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Forodhani Gardens is an innocuous looking park by the waterfront of Stone Town. You might walk past it barely noticing it by day, when there is so much more to draw you into the UNESCO World Heritage site that is Zanzibar’s capital city – whether it’s the historic architecture featuring the famously ornate doors, or the spice plantations this semi-autonomous region of Tanzania is known for.

But as the African sun starts dipping into the horizon, painting the sky in brilliant shades of red, orange, and pink in the process, this little manicured garden situated across from the Old Fort, really comes to life. Spires of smoke trail their way upwards, fragrant aromas of fresh seafood and spices waft around, and the sizzling sound of foods being grilled fills the air… the famed Forodhani Night Market begins, at dusk each day.

The grounds are filled up with numerous makeshift stalls set up by fishermen peddling their freshly caught wares for locals and tourists alike. Swapping their fishing gear for chefs’ hats, they cook up a storm of every conceivable kind of seafood – from various types of fish such as mackerel, to prawns, squid, and lobster, and the more exotic eel and octopus, displayed in rows upon rows in all their glory.

This isn’t the easiest of places to navigate. First, there is quite a bit of hustle, with everyone trying to attract the obvious tourists (and their dollars) to their stall with well-practised sales pitches, and it can all get quite intense. You have to be prepared to be immune to the pressure, and go to the stalls which look the busiest, and where the food looks the freshest and cleanest. Because that’s the other area of concern – there is no regulation of hygiene standards and some tourists have reportedly ended up with stomach ailments after eating here. Questions have also been raised about the freshness of the seafood, but as long as you use your common sense and instinct, it should be fine. The fact that there are always throngs of locals here, enjoying a family evening out, makes it feel as authentic as it is reassuring that this isn’t just a tourist trap.

Typically, you choose what seafood you want, which is then priced by weight – there might be a bit of bargaining required – and cooked a la minute according to your preferred style and combination of spices, and served with a side salad (it may be a good idea to skip the raw vegetables, to minimise any health risks).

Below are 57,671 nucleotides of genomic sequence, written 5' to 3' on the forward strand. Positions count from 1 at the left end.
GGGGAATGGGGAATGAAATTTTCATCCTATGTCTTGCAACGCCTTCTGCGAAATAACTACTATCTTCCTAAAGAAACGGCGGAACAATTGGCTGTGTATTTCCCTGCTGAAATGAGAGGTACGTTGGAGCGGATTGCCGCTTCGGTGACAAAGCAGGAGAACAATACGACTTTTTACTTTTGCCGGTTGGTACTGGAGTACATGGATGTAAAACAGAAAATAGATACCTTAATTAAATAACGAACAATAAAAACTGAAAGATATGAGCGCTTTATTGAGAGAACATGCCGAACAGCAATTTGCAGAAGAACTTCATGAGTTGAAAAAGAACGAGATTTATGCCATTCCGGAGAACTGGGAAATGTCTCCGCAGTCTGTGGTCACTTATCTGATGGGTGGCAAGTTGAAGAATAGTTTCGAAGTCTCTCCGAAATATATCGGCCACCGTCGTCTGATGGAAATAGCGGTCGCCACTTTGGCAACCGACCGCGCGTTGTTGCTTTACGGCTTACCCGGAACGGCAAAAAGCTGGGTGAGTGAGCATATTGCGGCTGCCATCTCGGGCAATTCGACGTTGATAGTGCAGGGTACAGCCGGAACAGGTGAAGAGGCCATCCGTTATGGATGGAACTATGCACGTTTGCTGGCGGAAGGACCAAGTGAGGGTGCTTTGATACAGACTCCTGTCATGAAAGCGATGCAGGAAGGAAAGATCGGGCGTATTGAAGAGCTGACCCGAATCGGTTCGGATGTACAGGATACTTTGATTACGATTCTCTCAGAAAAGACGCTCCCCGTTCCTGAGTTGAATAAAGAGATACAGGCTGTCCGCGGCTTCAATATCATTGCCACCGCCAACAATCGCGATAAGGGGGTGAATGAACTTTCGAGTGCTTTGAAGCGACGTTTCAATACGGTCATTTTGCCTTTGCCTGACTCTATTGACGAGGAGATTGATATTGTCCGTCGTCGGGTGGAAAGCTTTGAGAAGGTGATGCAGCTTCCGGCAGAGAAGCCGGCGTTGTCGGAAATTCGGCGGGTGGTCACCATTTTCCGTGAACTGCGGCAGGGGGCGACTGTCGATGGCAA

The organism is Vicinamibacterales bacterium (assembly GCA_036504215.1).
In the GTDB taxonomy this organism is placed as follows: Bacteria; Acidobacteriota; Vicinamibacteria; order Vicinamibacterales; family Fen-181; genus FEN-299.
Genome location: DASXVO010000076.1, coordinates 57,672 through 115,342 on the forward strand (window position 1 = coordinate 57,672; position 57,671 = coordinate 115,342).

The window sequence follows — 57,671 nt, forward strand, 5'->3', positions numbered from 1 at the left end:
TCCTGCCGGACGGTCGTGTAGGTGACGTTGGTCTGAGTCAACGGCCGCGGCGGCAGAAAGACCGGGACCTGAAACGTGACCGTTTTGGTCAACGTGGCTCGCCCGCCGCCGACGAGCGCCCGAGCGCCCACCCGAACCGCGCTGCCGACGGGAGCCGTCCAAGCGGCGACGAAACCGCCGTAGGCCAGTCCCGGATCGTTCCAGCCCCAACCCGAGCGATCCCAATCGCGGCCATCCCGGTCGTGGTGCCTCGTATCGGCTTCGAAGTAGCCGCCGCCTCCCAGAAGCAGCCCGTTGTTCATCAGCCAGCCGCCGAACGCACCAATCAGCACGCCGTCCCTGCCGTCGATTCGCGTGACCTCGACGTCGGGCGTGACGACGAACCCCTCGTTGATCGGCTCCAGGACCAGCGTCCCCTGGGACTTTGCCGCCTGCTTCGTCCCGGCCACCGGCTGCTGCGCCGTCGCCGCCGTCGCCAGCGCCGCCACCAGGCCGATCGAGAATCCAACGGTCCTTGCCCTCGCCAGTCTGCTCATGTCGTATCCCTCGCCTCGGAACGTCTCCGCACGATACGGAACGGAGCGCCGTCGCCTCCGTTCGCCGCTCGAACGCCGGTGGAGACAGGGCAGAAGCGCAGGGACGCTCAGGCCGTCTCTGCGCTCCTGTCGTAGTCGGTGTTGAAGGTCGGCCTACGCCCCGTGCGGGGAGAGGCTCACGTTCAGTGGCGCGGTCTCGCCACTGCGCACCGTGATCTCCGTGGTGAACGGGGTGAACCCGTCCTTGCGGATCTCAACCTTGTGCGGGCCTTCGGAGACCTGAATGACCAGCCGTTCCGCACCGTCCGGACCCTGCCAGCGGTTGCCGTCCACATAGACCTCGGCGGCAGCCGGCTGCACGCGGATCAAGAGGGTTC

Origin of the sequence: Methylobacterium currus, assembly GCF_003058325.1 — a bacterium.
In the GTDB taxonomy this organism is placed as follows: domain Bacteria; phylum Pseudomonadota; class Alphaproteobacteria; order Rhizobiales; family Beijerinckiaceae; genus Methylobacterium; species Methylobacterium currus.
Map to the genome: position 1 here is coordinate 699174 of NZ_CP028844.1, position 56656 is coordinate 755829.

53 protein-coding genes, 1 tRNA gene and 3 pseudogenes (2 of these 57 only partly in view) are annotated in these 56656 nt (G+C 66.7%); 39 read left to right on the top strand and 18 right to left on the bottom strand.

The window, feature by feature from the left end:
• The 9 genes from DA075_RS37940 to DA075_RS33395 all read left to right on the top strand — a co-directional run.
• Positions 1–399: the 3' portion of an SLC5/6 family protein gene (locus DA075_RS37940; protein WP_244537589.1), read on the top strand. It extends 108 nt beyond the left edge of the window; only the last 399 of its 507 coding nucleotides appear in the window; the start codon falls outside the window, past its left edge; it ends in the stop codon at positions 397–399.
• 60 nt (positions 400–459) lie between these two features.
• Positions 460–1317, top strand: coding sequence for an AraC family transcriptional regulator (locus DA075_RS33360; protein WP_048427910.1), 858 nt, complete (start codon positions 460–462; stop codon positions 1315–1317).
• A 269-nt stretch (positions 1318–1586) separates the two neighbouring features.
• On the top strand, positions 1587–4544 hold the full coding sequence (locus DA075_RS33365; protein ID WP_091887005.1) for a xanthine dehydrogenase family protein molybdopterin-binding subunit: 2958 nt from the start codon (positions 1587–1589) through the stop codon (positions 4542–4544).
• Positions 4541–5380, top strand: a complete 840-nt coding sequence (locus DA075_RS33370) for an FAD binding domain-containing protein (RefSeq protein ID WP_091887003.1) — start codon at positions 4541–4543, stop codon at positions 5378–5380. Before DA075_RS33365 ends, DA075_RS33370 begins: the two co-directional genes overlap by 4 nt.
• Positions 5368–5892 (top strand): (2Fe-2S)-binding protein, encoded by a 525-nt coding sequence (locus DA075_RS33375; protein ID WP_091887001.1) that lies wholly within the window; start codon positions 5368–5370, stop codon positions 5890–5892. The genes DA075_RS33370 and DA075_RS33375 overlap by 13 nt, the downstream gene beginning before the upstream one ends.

Even for those who aren’t fans of seafood, there is plenty on offer. Zanzibar pizzas – a sort of stuffed crepe; chicken and meat skewers; grilled cassava; handmade breads; even falafels, all to be washed down with the local beverage of choice, fresh sugarcane juice.

Taking in this bustling colourful market while the Indian Ocean breeze gently caresses you, is a uniquely sensory experience. Nowhere is the confluence of cultures – from Arabian and Indian to the indigenous Swahili – that has shaped this island country’s identity over the centuries more evident than in this nightly culinary celebration, and it is not to be missed.

Where else to go for seafood in Zanzibar:

  1. The intimate Terrace Seafood Restaurant at Zanzibar Serena Inn offers an elegant experience with fresh local ingredients.
  2. Dining at the ultra-exclusive Mnemba island resort – which is home to only 20 luxury beach villas – is as fresh as it gets. You can get what the fisherman has literally just brought in, cooked to your personal preferences; it’s only for guests staying at the resort however.
  3. The Rock restaurant, perched atop a tiny island that it’s the only occupant of, is worth a visit as much for the Instagram bragging rights, as for the locally sourced and flavoured seafood.
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